In Rails, view means partial and templates, while in Phoenix they are in templates, and in views, roughly speaking, there are different ways of presenting data. In particular, there are "overrides" of the render'a.

    That is, by default, the controller renders nothing. Everything is called explicitly. And if you do not have a partial and you don’t need it (for example, in the case of json, when it is easy to build by the service class), you redefine the render like this:

    defrender("show.json", %{groups: groups}) do
        groups: groups

    And the partial is no longer needed.


    They are not in Phoenix. And this is awesome! For in rail helpers, usually, any rubbish is collected that was either lazy to shove in the corners, or just needed a quick mess of something.

    However, the methods in the controller, views, and so on. You can add. This is done in a special place web/web.exand looks pretty decent.


    In the development, everything is as usual, except that in the phoenix they are still screwed on a live reload, the first one causing “Wow!” Effect. This is when I changed css, I returned to the browser, and there the changes were already loaded.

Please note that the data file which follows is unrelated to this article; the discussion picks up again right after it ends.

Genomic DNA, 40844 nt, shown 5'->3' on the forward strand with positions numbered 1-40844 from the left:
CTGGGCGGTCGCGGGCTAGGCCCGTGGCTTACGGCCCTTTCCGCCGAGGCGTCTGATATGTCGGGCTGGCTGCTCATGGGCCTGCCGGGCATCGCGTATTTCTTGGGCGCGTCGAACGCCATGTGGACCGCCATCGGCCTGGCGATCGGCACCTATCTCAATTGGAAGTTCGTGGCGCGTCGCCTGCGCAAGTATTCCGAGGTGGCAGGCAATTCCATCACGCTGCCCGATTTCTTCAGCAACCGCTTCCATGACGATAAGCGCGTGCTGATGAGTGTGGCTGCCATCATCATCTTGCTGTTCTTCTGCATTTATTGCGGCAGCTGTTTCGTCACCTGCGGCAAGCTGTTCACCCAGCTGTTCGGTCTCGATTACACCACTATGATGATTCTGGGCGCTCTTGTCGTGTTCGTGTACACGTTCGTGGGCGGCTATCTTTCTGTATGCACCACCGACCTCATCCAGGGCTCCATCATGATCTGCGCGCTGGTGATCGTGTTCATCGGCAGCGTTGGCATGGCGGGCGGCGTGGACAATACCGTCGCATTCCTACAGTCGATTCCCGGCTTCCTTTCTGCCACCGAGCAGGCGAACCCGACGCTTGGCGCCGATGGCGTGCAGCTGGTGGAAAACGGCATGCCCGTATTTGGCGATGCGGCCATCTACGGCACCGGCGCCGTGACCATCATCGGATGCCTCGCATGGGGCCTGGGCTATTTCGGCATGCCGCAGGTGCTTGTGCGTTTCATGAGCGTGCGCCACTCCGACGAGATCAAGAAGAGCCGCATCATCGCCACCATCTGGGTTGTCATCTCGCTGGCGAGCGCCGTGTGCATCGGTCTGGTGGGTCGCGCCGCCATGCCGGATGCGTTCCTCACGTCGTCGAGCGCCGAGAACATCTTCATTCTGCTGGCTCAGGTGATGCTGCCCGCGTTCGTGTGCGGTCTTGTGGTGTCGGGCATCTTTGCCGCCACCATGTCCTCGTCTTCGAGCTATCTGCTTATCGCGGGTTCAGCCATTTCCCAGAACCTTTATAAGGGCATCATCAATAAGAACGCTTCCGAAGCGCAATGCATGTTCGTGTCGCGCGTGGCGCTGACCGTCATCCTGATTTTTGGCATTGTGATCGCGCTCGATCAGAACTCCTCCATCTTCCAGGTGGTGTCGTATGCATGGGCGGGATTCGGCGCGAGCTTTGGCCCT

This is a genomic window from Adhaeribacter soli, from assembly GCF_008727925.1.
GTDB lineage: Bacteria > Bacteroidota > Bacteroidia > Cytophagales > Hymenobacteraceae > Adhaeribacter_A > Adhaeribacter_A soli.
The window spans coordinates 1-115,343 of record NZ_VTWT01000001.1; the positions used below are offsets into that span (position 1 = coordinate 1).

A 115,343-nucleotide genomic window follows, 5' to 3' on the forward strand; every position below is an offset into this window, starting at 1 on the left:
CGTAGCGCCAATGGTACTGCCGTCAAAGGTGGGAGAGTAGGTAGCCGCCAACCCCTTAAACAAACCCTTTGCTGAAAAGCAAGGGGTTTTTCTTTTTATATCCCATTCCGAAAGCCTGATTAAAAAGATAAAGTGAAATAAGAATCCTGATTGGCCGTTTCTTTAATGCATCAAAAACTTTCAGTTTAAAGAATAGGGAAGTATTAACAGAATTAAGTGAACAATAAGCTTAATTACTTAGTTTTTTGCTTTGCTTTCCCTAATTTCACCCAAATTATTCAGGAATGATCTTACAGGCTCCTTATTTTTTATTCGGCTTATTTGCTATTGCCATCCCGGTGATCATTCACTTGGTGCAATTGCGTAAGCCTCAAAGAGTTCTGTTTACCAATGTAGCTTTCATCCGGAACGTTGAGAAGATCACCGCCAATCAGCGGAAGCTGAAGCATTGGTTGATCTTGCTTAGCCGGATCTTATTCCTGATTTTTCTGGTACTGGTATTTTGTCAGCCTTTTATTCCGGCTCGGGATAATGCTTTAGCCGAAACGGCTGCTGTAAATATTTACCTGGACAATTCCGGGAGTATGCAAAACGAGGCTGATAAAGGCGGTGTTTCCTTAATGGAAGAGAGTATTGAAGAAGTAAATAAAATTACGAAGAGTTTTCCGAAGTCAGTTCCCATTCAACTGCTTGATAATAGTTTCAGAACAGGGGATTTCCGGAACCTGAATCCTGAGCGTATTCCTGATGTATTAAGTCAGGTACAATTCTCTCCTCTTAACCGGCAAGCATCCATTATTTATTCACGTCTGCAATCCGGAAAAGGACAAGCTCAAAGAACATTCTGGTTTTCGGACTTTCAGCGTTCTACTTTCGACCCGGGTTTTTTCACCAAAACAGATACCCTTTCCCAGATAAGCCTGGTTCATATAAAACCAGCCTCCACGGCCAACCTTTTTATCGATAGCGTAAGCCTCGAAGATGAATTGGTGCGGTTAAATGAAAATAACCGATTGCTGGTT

In production in Phoenix, the behavior of statics is slightly different than that of the rails. By default, there are clearly defined places from where you can drag a static and you cannot just add files to assets to distribute them. There is also a mapping of default assets, so that once again you don’t wander around the file system, but take the right file right away and give it away.


    Out of the box in Phoenix - brunch . Can be replaced by webpack . But there is quite a truthful joke about the fact that many projects are bent at the stage of setting up a webpack.

    In short, js and css are more or less collected, but with the rest of the statics in the brunch is not very. It is either copy-paste it directly into the project from node_modules (I don’t like this option at all), or write hooks on the bash. For example, so .

    Work with SSL

    Out of the box in Phoenix there is a little http server called cowboy . It looks like ruby puma . They even have about the same number of stars on GitHub. But somehow I didn’t go to the SSL setting in any of the above. Especially with Let's Encrypt , an additional file of the web server config and regular certificate renewal. So, as an http server, it's ok, and for ssl, I take a proxy on localhost via apache / nginx.